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Lobatus goliath

Lobatus goliath, previously known as Eustrombus goliath and Strombus goliath, common name the goliath conch, is a species of very large edible sea snail, a marine gastropod mollusk in the family Strombidae, the true conchs. L. goliath is one of the largest mollusks of the Western Atlantic Ocean, and also one of the largest species among the Strombidae.[3] It was once considered endemic to Brazil, but specimens have also been recently found in the waters of Barbados.[3][4][5] Brazilian common names for this species include búzio de chapéu or búzio (in Ceará state), and búzio de aba or buzo in (Bahia state).[6] L. goliath is considered closely related to the queen conch, Lobatus gigas.

Taxonomy[edit]

This species was first named as Strombus goliath by German theologian Johann Samuel Schröter in 1805.[2] It is named after the biblical character Goliath, who is traditionally considered to have been of tremendous size.

The family Strombidae have undergone an extensive taxonomic revision recently[7] and many subgenera, including Eustrombus, were elevated to genus level by some authors.[8] Petuch recombined this species as Titanostrombus goliath in 2004, and Landau et al. recombined it as Lobatus goliath in 2008.[9] The type locality of this species is Paracuru beach, north of Fortaleza, in Ceará state (Brazil).[6]

Phylogeny[edit]

The phylogenetic relationships among the Strombidae have been mainly accessed in two different occasions, by Simone (2005)[8] and Latiolais (2006).[10] However, Lobatus goliath was only included in Simone's analysis. Simone proposed a cladogram (a tree of descent) based on an extensive morpho-anatomical analysis of representatives of Aporrhaidae, Strombidae, Xenophoridae and Struthiolariidae, which included L. goliath.[8]

With the exception of Lambis and Terebellum, the remaining taxa were previously allocated within the genus Strombus, including L. goliath. However, according to Simone, only Strombus gracilior, Strombus alatus and Strombus pugilis, the type species, remained within Strombus, as they constituted a distinct group based on at least five synapomorphies (traits that are shared by two or more taxa and their most recent common ancestor).[8] The remaining taxa were previously considered as subgenera, and were elevated to genus level by Simone in the end of his analysis. The genus Eustrombus (now considered a synonym of Lobatus[11]), in this case, included Eustrombus gigas (now considered a synonym of Lobatus gigas) and Eustrombus goliath (= L. goliath), which were thus considered closely related.[8]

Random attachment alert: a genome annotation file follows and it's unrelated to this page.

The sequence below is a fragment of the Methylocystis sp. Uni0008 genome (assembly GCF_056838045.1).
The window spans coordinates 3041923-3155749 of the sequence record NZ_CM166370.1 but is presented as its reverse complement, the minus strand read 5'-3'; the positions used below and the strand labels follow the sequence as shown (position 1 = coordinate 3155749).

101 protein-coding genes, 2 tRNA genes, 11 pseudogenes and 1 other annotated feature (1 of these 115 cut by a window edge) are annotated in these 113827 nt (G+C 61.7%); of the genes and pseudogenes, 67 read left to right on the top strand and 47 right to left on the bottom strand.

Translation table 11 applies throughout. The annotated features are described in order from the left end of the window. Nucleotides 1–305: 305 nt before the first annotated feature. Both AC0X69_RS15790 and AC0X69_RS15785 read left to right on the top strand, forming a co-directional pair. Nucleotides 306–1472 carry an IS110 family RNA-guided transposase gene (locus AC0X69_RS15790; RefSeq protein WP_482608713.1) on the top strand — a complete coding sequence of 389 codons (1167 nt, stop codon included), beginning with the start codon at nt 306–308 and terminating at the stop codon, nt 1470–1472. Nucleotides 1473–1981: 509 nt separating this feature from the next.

Distribution[edit]

Lobatus goliath is found along the northeastern and southeastern coast of Brazil, including several Brazilian states, such as Ceará, Rio Grande do Norte, Pernambuco, Alagoas, Bahia and Espirito Santo and insular regions, such as Abrolhos Marine National Park.[3]

Since October 2008, a small population of both juvenile and adult specimens of Lobatus goliath were reported by fishermen to have been established in at least two locations along the west coast of Barbados. According to Professor Hazel A. Oxenford of the University of the West Indies, Cave Hill Campus, the means by which Lobatus goliath came to dwell in Barbadian waters are not entirely clear; but that the most likely explanation was that Goliath conch larvae were brought over from Brazilian to Barbadian waters by an 'extreme oceanographic event' involving the North Brazilian Current (NBC). Oxenford also assessed that the species was not invasive and unlikely to pose a threat to native marine flora and fauna, but opined that overfishing could cause severe depletion of its numbers.[5]

Shell description[edit]